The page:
I don’t regret a thing. I love self-educating, because I love freedom and self-accountability. If I fail to learn the things I need to learn, it’s an issue that I deal with on my own, instead of facing disciplinary action, or getting an “F”, or being placed in a box of “bad kids”. I have a job. I pay taxes. I’ve never had issues paying my rent. I’m still self-educating at every opportunity and always will be. Life goes on. I’d love to help other dropouts feel like they haven’t missed their chance.
Click Read more to see a copy of the chat that was happening during the webcast.
66:16 minutes (15.17 MB)
On this week’s Teachers Teaching Teachers, we have some of our current and former students on the podcast to talk about the high school-college transition. We are also joined by a couple of National Writing Project teachers who have been involved with the “Framework for Success in Post-secondary Writing” that came out a few months ago. These frameworks include this amazing list that we invite you to explore:
Habits of Mind
The Framework identifies eight habits of mind essential for success in college writing—ways of approaching learning that are both intellectual and practical and will support students’ success in a variety of fields and disciplines:
Curiosity: the desire to know more about the world.
Openness: the willingness to consider new ways of being and thinking in the world.
Engagement: a sense of investment and involvement in learning.
Creativity: the ability to use novel approaches for generating, investigating, and representing ideas.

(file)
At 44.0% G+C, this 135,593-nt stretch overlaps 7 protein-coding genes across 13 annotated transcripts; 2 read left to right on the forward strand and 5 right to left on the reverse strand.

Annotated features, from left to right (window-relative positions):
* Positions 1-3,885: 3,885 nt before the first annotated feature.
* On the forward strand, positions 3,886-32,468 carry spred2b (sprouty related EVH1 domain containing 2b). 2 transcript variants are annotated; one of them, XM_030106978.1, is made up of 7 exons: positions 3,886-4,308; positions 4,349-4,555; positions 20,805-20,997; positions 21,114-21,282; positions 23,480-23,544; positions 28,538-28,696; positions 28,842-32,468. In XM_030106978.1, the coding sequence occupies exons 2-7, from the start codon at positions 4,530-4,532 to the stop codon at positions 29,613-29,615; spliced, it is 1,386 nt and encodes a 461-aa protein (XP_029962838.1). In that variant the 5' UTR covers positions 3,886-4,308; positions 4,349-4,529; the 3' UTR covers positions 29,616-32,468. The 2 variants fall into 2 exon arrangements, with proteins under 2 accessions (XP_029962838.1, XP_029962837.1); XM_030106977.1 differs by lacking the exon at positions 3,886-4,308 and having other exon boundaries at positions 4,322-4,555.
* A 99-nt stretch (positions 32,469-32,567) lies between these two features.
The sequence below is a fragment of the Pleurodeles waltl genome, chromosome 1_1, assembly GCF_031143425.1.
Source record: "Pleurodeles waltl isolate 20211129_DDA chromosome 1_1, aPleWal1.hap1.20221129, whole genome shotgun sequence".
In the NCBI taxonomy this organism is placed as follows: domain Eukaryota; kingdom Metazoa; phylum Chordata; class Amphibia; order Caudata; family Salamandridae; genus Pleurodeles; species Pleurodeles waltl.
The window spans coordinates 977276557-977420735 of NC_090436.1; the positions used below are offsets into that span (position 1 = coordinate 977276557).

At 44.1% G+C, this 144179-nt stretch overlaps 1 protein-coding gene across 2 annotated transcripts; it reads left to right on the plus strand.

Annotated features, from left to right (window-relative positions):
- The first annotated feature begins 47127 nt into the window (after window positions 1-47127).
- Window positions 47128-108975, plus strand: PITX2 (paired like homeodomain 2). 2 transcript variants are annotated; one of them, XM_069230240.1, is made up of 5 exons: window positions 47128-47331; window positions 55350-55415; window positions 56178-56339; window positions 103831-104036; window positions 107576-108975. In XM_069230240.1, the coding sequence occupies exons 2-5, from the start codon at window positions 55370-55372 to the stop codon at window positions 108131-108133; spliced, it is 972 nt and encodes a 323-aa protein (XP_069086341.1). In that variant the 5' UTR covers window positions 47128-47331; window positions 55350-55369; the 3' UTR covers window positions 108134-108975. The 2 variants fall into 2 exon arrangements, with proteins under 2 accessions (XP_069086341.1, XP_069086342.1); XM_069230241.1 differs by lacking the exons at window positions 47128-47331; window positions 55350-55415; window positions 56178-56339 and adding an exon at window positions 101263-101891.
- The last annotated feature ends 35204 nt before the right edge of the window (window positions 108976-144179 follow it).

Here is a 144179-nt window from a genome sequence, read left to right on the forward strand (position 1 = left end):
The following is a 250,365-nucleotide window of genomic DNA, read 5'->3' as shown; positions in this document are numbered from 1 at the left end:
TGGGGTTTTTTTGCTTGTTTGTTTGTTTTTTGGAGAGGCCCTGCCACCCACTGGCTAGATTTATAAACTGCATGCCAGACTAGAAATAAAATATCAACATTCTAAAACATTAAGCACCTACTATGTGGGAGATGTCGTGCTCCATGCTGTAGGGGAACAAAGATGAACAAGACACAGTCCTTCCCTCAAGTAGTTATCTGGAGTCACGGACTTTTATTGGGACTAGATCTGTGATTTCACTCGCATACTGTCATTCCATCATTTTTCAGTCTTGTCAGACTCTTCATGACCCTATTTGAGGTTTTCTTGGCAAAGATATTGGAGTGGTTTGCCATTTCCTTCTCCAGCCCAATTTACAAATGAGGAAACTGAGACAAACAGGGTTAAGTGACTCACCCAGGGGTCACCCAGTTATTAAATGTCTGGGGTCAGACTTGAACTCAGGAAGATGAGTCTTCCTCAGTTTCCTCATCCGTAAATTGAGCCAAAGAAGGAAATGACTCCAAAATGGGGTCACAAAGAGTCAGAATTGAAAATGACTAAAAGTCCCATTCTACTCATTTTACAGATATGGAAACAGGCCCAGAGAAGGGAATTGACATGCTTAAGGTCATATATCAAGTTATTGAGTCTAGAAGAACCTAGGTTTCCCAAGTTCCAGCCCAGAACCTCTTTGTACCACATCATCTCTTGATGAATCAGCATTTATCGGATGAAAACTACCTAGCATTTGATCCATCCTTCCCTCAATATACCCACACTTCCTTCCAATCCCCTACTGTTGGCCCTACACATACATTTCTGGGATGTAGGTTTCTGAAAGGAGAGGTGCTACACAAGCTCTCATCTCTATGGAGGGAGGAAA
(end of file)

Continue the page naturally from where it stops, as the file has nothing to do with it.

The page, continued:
Persistence: the ability to sustain interest in and attention to short- and long-term projects.
Responsibility: the ability to take ownership of one’s actions and
understand the consequences of those actions for oneself and others.
Flexibility: the ability to adapt to situations, expectations, or demands.
Metacognition: the ability to reflect on one’s own thinking as well
as on the individual and cultural processes used to structure knowledge.
What is College Readiness in Writing? and How Do We Get There?
Every year, we have far too many students like Ian. They aren’t the AP kids (though they might be), and they aren’t the students who fail our classes. They do OK, even sometimes receiving excellent grades in our high school classrooms. But when they get to college, they place into Developmental English classes, or worse (like Ian) they crash and burn and drop out of college. They fall off the bridge between high school and college. This site is devoted to local efforts to help more students graduating from high school place directly into college level writing classes, and importantly—do well in freshman composition. It is meant both as a resource and a professional community of practice dedicated to doing more to prepare our students for college and for helping these students do well once they are in college, for “college readiness” and “student success” in college are really two sides of the same coin.